Contractors working for Navy Closure Task Force-Red Hill on March 27, 2024, move a disassembled section of diesel fuel pipe outside of an entrance to the Red Hill Bulk Fuel Storage Facility in Hawaii, which has been ordered permanently closed.

Contractors working for Navy Closure Task Force-Red Hill on March 27, 2024, move a disassembled section of diesel fuel pipe outside of an entrance to the Red Hill Bulk Fuel Storage Facility in Hawaii, which has been ordered permanently closed. (Glenn Slaughter/U.S. Navy)

HONOLULU — The former U.S. Pacific Fleet surgeon testified Tuesday in Hawaii federal court as U.S. attorneys began their defense in a civil suit by military families alleging physical and mental illnesses from consuming tap water contaminated by Navy jet fuel.

Dr. Michael McGinnis testified he had not seen data to indicate the fouled tap water was not safe to consume on Nov. 29, 2021, not long after the Navy started receiving complaints.

However, McGinnis’ observation, according to the judge hearing the case, is beside the point. The trial is limited to what caused a catalog of maladies that the plaintiffs claim arose from the contaminated water.

McGinnis, the active-duty fleet surgeon and senior medical adviser to the fleet commander from January 2020 to July 2022, was cross-examined by plaintiffs’ attorney Kristina Baehr based on his previously submitted, sworn declaration in the case.

Baehr focused on what role McGinnis had played in the Navy’s communication to residents regarding the safety of using tap water during roughly the first week after residents began complaining.

Some plaintiffs testified last week that the Navy gave mixed messages about the water at the time.

Baehr asked McGinnis for his assessment of a Navy document from Nov. 29, 2021, that stated “ … there is no immediate indication that the water is not safe.”

McGinnis, on the stand, agreed with that statement.

“I am not aware of any positive results on Nov. 29 that the water was not safe,” he responded.

U.S. District Court Judge Leslie Kobayashi, however, grew impatient with Baehr’s line of questioning, saying it served no purpose.

“What’s the point?” Kobayashi said, advising Baehr that the only matters to be resolved during trial are the causation of illnesses and conditions of the plaintiffs and the amount of monetary damages to be awarded for those injuries.

Kobayashi is hearing the case without a jury.

In his declaration, McGinnis described a prompt and organized Navy response beginning in late November 2021 when residents in military housing communities on and near Joint Base Pearl Harbor-Hickam began complaining of foul-smelling water that exhibited an oily sheen when poured in cups and pots.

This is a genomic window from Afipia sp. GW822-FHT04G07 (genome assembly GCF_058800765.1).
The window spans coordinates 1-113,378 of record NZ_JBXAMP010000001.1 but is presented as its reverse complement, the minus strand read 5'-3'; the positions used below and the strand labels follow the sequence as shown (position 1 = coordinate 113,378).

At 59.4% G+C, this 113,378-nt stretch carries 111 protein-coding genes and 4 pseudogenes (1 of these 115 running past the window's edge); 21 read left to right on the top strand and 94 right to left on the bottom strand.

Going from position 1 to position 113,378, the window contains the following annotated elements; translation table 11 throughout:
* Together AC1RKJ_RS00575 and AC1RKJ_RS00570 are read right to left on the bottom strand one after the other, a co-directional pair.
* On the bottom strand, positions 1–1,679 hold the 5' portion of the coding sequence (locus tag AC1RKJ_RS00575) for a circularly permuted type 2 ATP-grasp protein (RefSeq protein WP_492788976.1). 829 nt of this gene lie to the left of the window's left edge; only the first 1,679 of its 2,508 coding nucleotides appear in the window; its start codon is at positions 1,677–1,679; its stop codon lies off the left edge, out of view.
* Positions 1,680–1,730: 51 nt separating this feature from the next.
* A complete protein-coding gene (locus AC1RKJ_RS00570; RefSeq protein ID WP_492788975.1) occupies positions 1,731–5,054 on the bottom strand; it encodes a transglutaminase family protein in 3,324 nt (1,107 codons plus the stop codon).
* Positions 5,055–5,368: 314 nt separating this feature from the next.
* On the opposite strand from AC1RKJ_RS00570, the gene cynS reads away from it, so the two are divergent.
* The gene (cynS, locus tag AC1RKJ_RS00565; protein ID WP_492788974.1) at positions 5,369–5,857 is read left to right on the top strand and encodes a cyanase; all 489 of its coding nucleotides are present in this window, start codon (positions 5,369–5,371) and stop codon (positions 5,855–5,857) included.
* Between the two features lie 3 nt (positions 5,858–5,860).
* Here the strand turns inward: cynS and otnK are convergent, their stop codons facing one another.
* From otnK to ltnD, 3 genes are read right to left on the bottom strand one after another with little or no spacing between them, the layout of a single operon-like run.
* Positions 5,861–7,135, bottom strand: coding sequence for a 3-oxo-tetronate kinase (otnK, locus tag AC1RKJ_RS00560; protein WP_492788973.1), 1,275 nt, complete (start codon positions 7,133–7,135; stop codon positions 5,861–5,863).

The government has acknowledged responsibility for the fuel spill and tainted water, but the defense is seeking to show that the contamination’s duration and extent was too minimal to have caused widespread and serious injury.

The trial is on behalf of 17 bellwether plaintiffs named in Feindt vs. United States.

More than 7,500 additional plaintiffs have joined several other lawsuits also seeking compensation. Prospects for those plaintiffs will be determined in part by the outcome of the ongoing Feindt trial that began April 29.

The Navy traced the contamination to a jet fuel spill at the World War II-era Red Hill Bulk Fuel Storage Facility that happened over the course of Nov. 20-21, 2021.

Some of that fuel quickly seeped through the porous stone above the aquifer and ended up in the Navy’s Red Hill well, one of three wells the service used to feed its water distribution system.

The plaintiffs have claimed a host of physical and emotional problems arose from the contamination, from rashes, nausea and dizziness to seizures, brain fog and tremors.

McGinnis stated in his declaration that he first became aware of concerns about the water during a staff meeting on Nov. 29, 2021. That was several days after the Navy began fielding complaints about the water over the long Thanksgiving Day holiday.

“I quickly stood up a working group — the Joint Health Services Working Group (JHSWG) — that brought together all the medical leaders on island,” he stated in his declaration.

He also attended a series of Navy town-hall meetings in the wake of the complaints during which he provided health-related information, he said in the declaration.

Testimony is scheduled to continue Wednesday, with trial expected to conclude Monday.

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Wyatt Olson is based in the Honolulu bureau, where he has reported on military and security issues in the Indo-Pacific since 2014. He was Stars and Stripes’ roving Pacific reporter from 2011-2013 while based in Tokyo. He was a freelance writer and journalism teacher in China from 2006-2009.

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